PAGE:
Advance Care Planning Conversations
One thing all humans have in common is that they will enter the world and leave the world in the same way — birth and death. In our society, speaking about death has almost become taboo; yet it is something that we will all face one day. Advance care planning conversations are some of the most difficult conversations to have initially, but will benefit later in the decision making process when end-of-life decisions have to be made.
Conversations about advance care planning and end-of-life desires are best to have when someone is healthy. However, that's usually when people feel less urgency and put it off. When people are sick, advance care planning is much harder to talk about as the reality of the end of life becomes more apparent. Many people perceive that if they talk about end of life, it will happen sooner. The reality is that whether you are healthy or sick; young or old, it is never too early to talk about advance care planning and end-of-life issues. None of us know how today will end, as our lives can change quickly.
Not only is it important for others to know your wishes, but it is also important for you to know the wishes of your family and friends. Advance care planning conversations benefit everyone. Documenting your wishes is just as important as having conversations. See Create Your Advance Directive for more information.
Starting a conversation with anyone about advance health care planning can be challenging.
We understand and can help you with tips on how to start to talk:
- With family and friends
- With your primary care provider
- With specialty doctors
- If you are admitted to the hospital
Some questions you may ask are:
- If you could plan it today, what would the last day or week of your life look like? Who would be there? Where would you like to be?
- What are your fears or concerns about the process of dying?
- What care would you want during a severe illness or as you were dying?
- What kind of care would you like to receive if you found yourself suddenly in a vegetative state?
- Where would you prefer to spend your last days if you were ill? At home? At a nursing home? In a hospital?
- Who would you want to make medical decisions for you if you are unable?
- What are your beliefs about how long life should be preserved? Are there any physical or mental conditions that would make you believe that life-prolonging treatment should no longer be used?
It is OK to ask about what the end of life may look like and what treatment options are available.
Some questions you may ask are:
- Will you talk openly and candidly with me and my family about my illness?
- What kind of decisions will I and my family have to make?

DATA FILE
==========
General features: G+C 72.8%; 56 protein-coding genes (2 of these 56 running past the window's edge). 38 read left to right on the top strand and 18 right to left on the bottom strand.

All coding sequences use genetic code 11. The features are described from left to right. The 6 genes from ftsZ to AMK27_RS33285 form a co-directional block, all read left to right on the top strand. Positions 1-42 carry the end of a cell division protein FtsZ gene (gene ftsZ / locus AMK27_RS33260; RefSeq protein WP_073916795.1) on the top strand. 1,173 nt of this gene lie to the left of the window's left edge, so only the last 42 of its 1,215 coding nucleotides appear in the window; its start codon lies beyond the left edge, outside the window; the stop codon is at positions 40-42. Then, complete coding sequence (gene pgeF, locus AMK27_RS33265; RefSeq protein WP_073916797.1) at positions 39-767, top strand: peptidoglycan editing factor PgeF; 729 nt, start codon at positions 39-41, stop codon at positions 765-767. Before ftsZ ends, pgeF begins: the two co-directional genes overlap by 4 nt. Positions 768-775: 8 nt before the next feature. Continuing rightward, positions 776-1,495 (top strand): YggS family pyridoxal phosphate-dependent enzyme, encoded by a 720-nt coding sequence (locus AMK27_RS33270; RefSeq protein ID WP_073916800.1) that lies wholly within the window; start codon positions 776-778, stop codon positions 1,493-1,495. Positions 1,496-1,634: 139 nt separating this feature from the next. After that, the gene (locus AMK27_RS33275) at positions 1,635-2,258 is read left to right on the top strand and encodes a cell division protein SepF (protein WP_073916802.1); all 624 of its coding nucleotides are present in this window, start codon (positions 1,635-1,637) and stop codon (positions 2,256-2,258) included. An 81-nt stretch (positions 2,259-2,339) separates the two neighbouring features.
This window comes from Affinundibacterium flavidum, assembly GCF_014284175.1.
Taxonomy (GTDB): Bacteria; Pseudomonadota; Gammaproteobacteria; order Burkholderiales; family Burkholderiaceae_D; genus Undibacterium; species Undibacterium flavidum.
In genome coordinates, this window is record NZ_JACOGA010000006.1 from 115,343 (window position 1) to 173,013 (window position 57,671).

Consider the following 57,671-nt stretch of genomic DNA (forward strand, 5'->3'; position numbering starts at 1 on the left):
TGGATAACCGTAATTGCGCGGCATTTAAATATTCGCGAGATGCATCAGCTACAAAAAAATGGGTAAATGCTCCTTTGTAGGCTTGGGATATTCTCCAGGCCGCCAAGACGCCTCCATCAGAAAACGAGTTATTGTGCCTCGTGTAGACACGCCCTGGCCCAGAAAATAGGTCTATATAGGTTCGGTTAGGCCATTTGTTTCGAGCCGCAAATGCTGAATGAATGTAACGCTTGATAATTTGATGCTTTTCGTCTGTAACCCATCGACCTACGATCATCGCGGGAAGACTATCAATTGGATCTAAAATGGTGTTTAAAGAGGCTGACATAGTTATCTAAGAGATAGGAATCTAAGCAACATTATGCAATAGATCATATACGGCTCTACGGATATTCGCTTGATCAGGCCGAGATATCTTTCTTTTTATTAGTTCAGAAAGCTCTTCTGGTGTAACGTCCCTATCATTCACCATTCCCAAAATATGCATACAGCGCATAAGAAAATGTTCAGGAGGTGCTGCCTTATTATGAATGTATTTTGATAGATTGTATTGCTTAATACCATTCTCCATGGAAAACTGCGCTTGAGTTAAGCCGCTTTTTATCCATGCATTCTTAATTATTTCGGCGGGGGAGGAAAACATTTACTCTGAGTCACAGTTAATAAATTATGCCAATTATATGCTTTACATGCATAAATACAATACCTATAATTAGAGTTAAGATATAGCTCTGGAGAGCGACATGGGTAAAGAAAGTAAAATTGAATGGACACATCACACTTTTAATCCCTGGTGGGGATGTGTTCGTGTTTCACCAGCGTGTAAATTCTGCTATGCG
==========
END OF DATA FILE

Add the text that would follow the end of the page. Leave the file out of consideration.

- How will you help us make decisions about my illness?
- What will you do if I have uncomfortable symptoms?
- Will you be available to me when I am close to the end of my life?
- How will you care for me throughout my illness?
It can be overwhelming, especially as you learn about the diagnosis, treatment process and side effects. Your health care provider will consider what treatments to offer based on your current state of health, your current level of activity, the availability of treatment and what benefit you would receive from treatment.
Regardless of what your provider offers for treatment, you always have the choice to agree or refuse the treatment. It can be difficult to speak with your provider about refusing treatment.
Questions that may be helpful to guide the conversation with your provider are:
- What are the benefits of treatment?
- What will I gain by doing this treatment?
- What would my life look like without doing this treatment?
- What would my life look like living with the side effects of this treatment?
Even without having conversations about advance health care planning, people get sick or find themselves in a crisis. When health care providers talk to families, it can be hard for families because they are unsure what decisions to make or how their loved one would make decisions.
Some questions to have with the doctors may be:
- Why is my loved one in the hospital/emergency room/critical care unit?
- What has happened since then?
- What other medical problems do they currently have?
- What treatments are being given or are being planned?
- What are the possible outcomes of each treatment?
- Are there other treatment options?
- What are the burdens of the treatment as compared to the benefits?
- What decisions do we have to make right now and what decisions will we have to make later?